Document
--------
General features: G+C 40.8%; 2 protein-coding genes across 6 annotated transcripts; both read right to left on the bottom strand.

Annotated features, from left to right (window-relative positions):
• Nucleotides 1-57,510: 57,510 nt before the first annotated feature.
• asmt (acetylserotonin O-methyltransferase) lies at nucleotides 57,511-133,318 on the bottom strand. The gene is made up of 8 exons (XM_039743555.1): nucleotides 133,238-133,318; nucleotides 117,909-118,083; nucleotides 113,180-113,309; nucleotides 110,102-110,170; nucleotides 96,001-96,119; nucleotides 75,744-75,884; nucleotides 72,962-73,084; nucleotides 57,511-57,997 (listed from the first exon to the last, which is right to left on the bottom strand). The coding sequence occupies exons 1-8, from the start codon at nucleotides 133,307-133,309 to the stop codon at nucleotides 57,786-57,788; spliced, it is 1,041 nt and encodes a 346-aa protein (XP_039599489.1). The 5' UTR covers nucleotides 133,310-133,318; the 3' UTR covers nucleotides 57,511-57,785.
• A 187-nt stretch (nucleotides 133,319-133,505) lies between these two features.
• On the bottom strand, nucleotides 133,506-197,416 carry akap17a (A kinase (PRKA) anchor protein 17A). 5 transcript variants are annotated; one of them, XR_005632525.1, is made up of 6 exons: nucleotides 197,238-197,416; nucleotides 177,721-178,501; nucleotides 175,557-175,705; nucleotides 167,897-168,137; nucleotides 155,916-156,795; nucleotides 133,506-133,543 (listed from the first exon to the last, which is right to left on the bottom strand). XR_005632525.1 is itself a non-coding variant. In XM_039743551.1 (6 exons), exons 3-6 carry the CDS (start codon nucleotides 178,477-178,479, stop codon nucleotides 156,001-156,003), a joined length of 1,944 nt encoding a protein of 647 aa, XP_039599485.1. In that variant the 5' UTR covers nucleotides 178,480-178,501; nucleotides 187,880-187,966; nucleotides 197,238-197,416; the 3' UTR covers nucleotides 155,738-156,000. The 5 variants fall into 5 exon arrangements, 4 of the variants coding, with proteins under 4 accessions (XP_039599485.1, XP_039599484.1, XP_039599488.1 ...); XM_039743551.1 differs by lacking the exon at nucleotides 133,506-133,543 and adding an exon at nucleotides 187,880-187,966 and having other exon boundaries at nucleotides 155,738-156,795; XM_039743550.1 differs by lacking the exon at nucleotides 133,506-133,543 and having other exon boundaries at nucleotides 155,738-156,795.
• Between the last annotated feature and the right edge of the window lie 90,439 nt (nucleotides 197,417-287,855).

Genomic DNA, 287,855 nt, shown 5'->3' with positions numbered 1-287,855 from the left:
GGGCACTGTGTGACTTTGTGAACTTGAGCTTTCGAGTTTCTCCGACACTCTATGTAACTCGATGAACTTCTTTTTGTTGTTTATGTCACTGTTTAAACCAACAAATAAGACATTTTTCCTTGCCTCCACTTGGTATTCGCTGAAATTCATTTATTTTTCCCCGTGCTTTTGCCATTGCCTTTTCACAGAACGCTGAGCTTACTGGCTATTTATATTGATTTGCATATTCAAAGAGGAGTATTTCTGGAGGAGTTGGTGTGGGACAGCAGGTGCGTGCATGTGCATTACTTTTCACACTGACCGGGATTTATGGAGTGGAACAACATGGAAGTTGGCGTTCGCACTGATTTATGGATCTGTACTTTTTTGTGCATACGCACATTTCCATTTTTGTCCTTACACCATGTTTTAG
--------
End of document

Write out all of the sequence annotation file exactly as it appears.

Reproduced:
General features: G+C 40.8%; 2 protein-coding genes across 6 annotated transcripts; both read right to left on the bottom strand.

Annotated features, from left to right (window-relative positions):
• Nucleotides 1-57,510: 57,510 nt before the first annotated feature.
• asmt (acetylserotonin O-methyltransferase) lies at nucleotides 57,511-133,318 on the bottom strand. The gene is made up of 8 exons (XM_039743555.1): nucleotides 133,238-133,318; nucleotides 117,909-118,083; nucleotides 113,180-113,309; nucleotides 110,102-110,170; nucleotides 96,001-96,119; nucleotides 75,744-75,884; nucleotides 72,962-73,084; nucleotides 57,511-57,997 (listed from the first exon to the last, which is right to left on the bottom strand). The coding sequence occupies exons 1-8, from the start codon at nucleotides 133,307-133,309 to the stop codon at nucleotides 57,786-57,788; spliced, it is 1,041 nt and encodes a 346-aa protein (XP_039599489.1). The 5' UTR covers nucleotides 133,310-133,318; the 3' UTR covers nucleotides 57,511-57,785.
• A 187-nt stretch (nucleotides 133,319-133,505) lies between these two features.
• On the bottom strand, nucleotides 133,506-197,416 carry akap17a (A kinase (PRKA) anchor protein 17A). 5 transcript variants are annotated; one of them, XR_005632525.1, is made up of 6 exons: nucleotides 197,238-197,416; nucleotides 177,721-178,501; nucleotides 175,557-175,705; nucleotides 167,897-168,137; nucleotides 155,916-156,795; nucleotides 133,506-133,543 (listed from the first exon to the last, which is right to left on the bottom strand). XR_005632525.1 is itself a non-coding variant. In XM_039743551.1 (6 exons), exons 3-6 carry the CDS (start codon nucleotides 178,477-178,479, stop codon nucleotides 156,001-156,003), a joined length of 1,944 nt encoding a protein of 647 aa, XP_039599485.1. In that variant the 5' UTR covers nucleotides 178,480-178,501; nucleotides 187,880-187,966; nucleotides 197,238-197,416; the 3' UTR covers nucleotides 155,738-156,000. The 5 variants fall into 5 exon arrangements, 4 of the variants coding, with proteins under 4 accessions (XP_039599485.1, XP_039599484.1, XP_039599488.1 ...); XM_039743551.1 differs by lacking the exon at nucleotides 133,506-133,543 and adding an exon at nucleotides 187,880-187,966 and having other exon boundaries at nucleotides 155,738-156,795; XM_039743550.1 differs by lacking the exon at nucleotides 133,506-133,543 and having other exon boundaries at nucleotides 155,738-156,795.
• Between the last annotated feature and the right edge of the window lie 90,439 nt (nucleotides 197,417-287,855).

Genomic DNA, 287,855 nt, shown 5'->3' with positions numbered 1-287,855 from the left:
GGGCACTGTGTGACTTTGTGAACTTGAGCTTTCGAGTTTCTCCGACACTCTATGTAACTCGATGAACTTCTTTTTGTTGTTTATGTCACTGTTTAAACCAACAAATAAGACATTTTTCCTTGCCTCCACTTGGTATTCGCTGAAATTCATTTATTTTTCCCCGTGCTTTTGCCATTGCCTTTTCACAGAACGCTGAGCTTACTGGCTATTTATATTGATTTGCATATTCAAAGAGGAGTATTTCTGGAGGAGTTGGTGTGGGACAGCAGGTGCGTGCATGTGCATTACTTTTCACACTGACCGGGATTTATGGAGTGGAACAACATGGAAGTTGGCGTTCGCACTGATTTATGGATCTGTACTTTTTTGTGCATACGCACATTTCCATTTTTGTCCTTACACCATGTTTTAG